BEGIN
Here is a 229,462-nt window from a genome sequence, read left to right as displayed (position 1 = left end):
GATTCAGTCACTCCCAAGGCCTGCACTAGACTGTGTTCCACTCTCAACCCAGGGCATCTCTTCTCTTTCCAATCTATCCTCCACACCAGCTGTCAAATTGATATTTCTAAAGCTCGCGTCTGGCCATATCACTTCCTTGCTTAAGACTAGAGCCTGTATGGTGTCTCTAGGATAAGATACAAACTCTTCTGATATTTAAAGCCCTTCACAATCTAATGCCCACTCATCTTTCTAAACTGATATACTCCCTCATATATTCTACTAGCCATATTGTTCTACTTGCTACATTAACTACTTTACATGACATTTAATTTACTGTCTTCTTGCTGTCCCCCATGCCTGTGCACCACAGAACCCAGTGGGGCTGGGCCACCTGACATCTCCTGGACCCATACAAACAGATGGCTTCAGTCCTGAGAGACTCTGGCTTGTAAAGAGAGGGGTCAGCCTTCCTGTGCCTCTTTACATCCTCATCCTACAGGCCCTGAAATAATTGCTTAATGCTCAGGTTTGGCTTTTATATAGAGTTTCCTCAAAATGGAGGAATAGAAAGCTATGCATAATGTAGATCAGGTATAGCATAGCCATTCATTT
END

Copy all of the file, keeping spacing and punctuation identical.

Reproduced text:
Here is a 229,462-nt window from a genome sequence, read left to right as displayed (position 1 = left end):
GATTCAGTCACTCCCAAGGCCTGCACTAGACTGTGTTCCACTCTCAACCCAGGGCATCTCTTCTCTTTCCAATCTATCCTCCACACCAGCTGTCAAATTGATATTTCTAAAGCTCGCGTCTGGCCATATCACTTCCTTGCTTAAGACTAGAGCCTGTATGGTGTCTCTAGGATAAGATACAAACTCTTCTGATATTTAAAGCCCTTCACAATCTAATGCCCACTCATCTTTCTAAACTGATATACTCCCTCATATATTCTACTAGCCATATTGTTCTACTTGCTACATTAACTACTTTACATGACATTTAATTTACTGTCTTCTTGCTGTCCCCCATGCCTGTGCACCACAGAACCCAGTGGGGCTGGGCCACCTGACATCTCCTGGACCCATACAAACAGATGGCTTCAGTCCTGAGAGACTCTGGCTTGTAAAGAGAGGGGTCAGCCTTCCTGTGCCTCTTTACATCCTCATCCTACAGGCCCTGAAATAATTGCTTAATGCTCAGGTTTGGCTTTTATATAGAGTTTCCTCAAAATGGAGGAATAGAAAGCTATGCATAATGTAGATCAGGTATAGCATAGCCATTCATTT